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Slow load of multiple WPF charts



I’m building an application where I need to display quiet a large number of charts next to each other.

In this app the user can select up to 16 devices at the same time, each device having 24 channels of measurement data.
So in the worst case there could be 384 charts visible at the same time.
Usually it’s more likely to be around 24 or 48.

The user will also be switching between different views to monitor the devices he’s working with so UI elements need to be reloaded and repopulated more than once.

I have realized that this might not be possible to do with SciChart as loading 24 charts on their own already takes about a second or two.

I already have placed a call to “SciChart2DInitializer.LoadLibrariesAndLicenseAsync().Wait();” in my startup part of my software.
The chart itself is quiet simple and it is placed within an ItemsControl to be populated as many times as required.:

<ItemsControl Grid.Row="1" ItemsSource="{Binding Path=Data}">
<s:XamlRenderSurface />
IsPrimaryAxis="True" />
<s:DateTimeAxis x:Name="timeAxis" Id="timeAxis" />
<s:FastLineRenderableSeries XAxisId="timeAxis" YAxisId="reflectanceAxis" />

Is there any way that I can improve the loading performance even further?

Attached you can find a stripped down sample project which demonstrates the slow load times I’m experiencing.
There is also a picture attached where you can see that loading 24 charts blocks the UI thread for about 1.5 seconds.

I am using the latest SciChart version currently available (

  • Andrew Burnett-Thompson
    Hi Michael! Team has been made aware of this, apologies for no follow-up so far. I will chase. Best regards, Andrew
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Hi Michael,

I’ve looked at your example and I’ve got a few suggestions.
First of all, it’s important to say that SciChartSurface is inherently expensive entity with several child UI elements so creating lots of those is going to be slow. We are aware of the problem and have some long term improvement plans but I don’t think that quickly creating 350 surfaces will be possible even after those are implemented.
So, primary suggestion to fix slow creation would be to avoid creation at all where possible. Basically, you shouldn’t create a surface unless it’s visible to user, and to achieve this you can use techniques such as paging and virtualization which can be further improved by instance pooling. Finally, you may want to consider having multiple series on single surface with some color coding or checkboxes/dropdown to select active device(s) – these usage scenarios are well supported and fast.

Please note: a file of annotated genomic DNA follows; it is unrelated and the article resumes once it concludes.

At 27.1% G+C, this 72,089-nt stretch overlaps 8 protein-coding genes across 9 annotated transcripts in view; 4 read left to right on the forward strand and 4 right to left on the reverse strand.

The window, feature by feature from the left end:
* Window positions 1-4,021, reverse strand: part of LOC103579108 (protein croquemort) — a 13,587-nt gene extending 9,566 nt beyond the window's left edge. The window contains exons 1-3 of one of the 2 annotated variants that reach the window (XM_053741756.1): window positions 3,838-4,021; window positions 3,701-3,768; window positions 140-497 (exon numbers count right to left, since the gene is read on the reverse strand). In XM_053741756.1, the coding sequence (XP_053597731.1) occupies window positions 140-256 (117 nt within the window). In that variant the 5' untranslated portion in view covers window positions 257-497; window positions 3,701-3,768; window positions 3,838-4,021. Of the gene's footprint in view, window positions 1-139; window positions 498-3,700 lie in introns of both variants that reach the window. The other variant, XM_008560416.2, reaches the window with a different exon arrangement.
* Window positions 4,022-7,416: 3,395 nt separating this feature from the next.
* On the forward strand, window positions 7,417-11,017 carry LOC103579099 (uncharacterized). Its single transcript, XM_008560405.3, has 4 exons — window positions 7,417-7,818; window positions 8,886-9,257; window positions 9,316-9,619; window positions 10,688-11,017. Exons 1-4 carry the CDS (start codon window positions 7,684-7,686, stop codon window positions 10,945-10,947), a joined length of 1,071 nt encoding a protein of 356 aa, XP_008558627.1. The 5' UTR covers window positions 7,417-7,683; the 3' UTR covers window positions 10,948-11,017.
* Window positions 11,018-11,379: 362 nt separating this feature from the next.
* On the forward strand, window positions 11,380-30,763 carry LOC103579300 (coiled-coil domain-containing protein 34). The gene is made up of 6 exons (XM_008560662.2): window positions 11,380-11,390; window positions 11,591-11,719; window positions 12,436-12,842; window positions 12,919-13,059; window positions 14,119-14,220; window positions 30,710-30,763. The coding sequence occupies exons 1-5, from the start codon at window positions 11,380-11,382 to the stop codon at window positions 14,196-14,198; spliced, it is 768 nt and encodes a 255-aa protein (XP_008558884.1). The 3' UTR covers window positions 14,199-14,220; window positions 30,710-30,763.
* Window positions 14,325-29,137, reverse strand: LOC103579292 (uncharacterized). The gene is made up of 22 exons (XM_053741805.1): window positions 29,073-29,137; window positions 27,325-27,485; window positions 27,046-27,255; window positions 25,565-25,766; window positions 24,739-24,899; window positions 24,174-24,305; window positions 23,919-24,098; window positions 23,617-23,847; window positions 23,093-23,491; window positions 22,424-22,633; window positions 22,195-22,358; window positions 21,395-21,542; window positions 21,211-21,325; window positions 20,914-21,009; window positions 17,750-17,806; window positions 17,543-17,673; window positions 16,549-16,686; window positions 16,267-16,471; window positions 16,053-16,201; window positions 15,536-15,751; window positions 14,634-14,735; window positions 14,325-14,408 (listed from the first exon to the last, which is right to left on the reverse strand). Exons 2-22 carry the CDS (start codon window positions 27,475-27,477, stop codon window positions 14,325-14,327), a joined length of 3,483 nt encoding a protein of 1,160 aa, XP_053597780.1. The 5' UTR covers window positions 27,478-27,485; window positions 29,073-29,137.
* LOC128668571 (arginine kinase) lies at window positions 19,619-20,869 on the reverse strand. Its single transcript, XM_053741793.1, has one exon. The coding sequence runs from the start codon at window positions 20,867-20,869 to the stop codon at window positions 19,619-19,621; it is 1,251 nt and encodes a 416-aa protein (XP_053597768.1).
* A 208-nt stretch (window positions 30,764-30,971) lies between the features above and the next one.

As an example I’ve added virtualization to ShellView and it does noticeably improve performance, that improvement will be even larger when increasing number of surfaces.

Finally, XamlRenderSurface is the slowest possible option, in general it’s recommended to use VisualXcceleratorRenderSurface which is hardware accelerated and add some way for user to opt-out of it to HighSpeedRenderSurface in case of GPU-related glitches.


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Hello Alexander,

thanks for your help!

I have found another way of improving the performance in my software.

As I realized the slow down consists of two parts, parsing and layout.

By implementing a very simple control cache mechanism I was able to offload the “parsing” bit into the application startup so that, when changing views, the charts only need to be put in place and layouted.

public class ChartWellCacheControl : UserControl
    private static List<ChartWellControl> _cache;
    static ChartWellCacheControl()
        _cache = new List<ChartWellControl>();
    public ChartWellCacheControl()
        Loaded += ChartWellCacheControl_Loaded;
        Unloaded += ChartWellCacheControl_Unloaded;
    public static void PreloadCache(int items)
        for (int i = 0; i < items; i++)
            var itemToInit = new ChartWellControl();

    private void ChartWellCacheControl_Unloaded(object sender, System.Windows.RoutedEventArgs e)
        if (Content != null && Content is ChartWellControl chartWellControl)
            Content = null;
    private void ChartWellCacheControl_Loaded(object sender, System.Windows.RoutedEventArgs e)
        if (Content == null)
            var itemToLoad = _cache.LastOrDefault();
            if (itemToLoad != null)
                Content = itemToLoad;
                Content = new TextBlock() {  Text = "Cache empty" };

This might not be a solution for everyone but it works quiet well in my case.
I think I could improve the performance even more by simplifying my layout even further.
So far I am quiet happy with it.

Thanks again, keep up the good work, SciChart is great and a delight to use! 🙂


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